Summer devoid of tourism traffic spurred humpback whale study

    Juneau, Alaska (KINY) - Southeast waters devoid of cruise ship and other tourism-related traffic this year gave rise to a study on humpback whales.

    Dr.  Heidi Pearson,  associate professor of Marine Biology Arts and Sciences at UAS, said on Action Line that the school is collaborating on the project with colleagues from NOAA-Fisheries and the University of Alaska Fairbanks.

    "The goal is to establish baseline measurements of humpback whales' health and behavior during this past summer where we had a very unusual year with low tourism in the Juneau area which met we had a much reduced level of vessel traffic."

    Dr. Pearson said on Action Line that they wrapped up their field season about a month ago.  "What we did is we collected biopsy samples of blubber from humpback whales and we're now in the process of assessing those samples to what the stress levels are in the whales."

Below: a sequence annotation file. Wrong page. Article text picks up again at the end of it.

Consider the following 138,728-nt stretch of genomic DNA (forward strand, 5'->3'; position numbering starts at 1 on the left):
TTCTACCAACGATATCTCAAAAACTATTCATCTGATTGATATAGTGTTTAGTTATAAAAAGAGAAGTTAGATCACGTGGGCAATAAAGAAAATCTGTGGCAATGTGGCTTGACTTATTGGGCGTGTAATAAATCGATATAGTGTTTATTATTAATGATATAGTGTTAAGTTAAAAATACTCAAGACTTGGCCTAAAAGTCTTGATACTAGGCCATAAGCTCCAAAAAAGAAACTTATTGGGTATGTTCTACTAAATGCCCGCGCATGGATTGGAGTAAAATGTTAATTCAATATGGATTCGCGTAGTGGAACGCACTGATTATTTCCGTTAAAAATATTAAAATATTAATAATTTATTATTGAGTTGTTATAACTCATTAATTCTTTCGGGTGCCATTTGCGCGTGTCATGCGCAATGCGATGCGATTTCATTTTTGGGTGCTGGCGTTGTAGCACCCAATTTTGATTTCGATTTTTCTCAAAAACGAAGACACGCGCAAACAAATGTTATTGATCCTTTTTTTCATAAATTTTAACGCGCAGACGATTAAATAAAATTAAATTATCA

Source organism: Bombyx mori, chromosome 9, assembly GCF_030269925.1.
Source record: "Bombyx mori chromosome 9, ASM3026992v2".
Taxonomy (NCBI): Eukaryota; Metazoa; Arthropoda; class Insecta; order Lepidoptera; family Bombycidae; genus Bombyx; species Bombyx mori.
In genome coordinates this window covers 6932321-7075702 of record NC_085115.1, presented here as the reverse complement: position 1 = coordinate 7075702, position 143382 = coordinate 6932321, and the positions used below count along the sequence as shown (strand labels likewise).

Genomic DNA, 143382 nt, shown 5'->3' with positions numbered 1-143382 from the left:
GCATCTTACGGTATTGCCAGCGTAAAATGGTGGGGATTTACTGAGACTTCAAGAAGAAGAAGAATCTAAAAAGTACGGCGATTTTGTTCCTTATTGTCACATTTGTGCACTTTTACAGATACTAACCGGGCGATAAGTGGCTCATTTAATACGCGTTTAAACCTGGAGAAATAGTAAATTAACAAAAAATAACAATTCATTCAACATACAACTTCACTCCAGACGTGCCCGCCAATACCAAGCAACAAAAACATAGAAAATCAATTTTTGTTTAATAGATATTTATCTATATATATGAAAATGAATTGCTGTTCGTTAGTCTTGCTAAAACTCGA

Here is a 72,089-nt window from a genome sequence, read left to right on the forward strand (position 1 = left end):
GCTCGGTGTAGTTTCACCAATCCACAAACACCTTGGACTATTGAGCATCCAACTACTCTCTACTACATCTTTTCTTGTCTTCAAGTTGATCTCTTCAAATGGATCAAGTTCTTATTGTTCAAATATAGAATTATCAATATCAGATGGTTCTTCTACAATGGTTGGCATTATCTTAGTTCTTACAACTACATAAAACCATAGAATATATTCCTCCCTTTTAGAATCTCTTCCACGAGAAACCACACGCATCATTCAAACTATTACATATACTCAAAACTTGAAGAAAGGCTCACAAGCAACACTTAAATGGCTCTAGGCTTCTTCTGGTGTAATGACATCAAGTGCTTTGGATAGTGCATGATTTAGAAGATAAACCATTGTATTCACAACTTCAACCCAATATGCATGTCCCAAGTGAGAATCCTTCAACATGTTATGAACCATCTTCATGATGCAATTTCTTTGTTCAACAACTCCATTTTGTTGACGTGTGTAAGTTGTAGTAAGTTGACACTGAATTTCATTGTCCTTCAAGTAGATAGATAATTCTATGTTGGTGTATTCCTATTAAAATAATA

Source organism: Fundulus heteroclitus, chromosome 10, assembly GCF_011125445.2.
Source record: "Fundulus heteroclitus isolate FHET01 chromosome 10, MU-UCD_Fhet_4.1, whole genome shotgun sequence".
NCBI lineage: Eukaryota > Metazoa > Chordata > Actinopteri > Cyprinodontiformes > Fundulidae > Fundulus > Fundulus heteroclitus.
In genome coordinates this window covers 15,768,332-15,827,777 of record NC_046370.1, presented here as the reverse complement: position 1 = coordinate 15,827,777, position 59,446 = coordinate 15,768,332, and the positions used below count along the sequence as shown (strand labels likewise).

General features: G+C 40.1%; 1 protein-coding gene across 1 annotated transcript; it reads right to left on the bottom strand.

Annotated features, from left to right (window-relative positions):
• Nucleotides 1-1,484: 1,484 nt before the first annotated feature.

She called it a really unique opportunity to see what's going on with these whales in what think may have been a less stressful environment.

    In addition, Dr. Pearson says they are collaborating with a partner from Cornell University on the acoustic part of the study.  With less vehicle traffic, whales probably had an easier time communicating among themselves.


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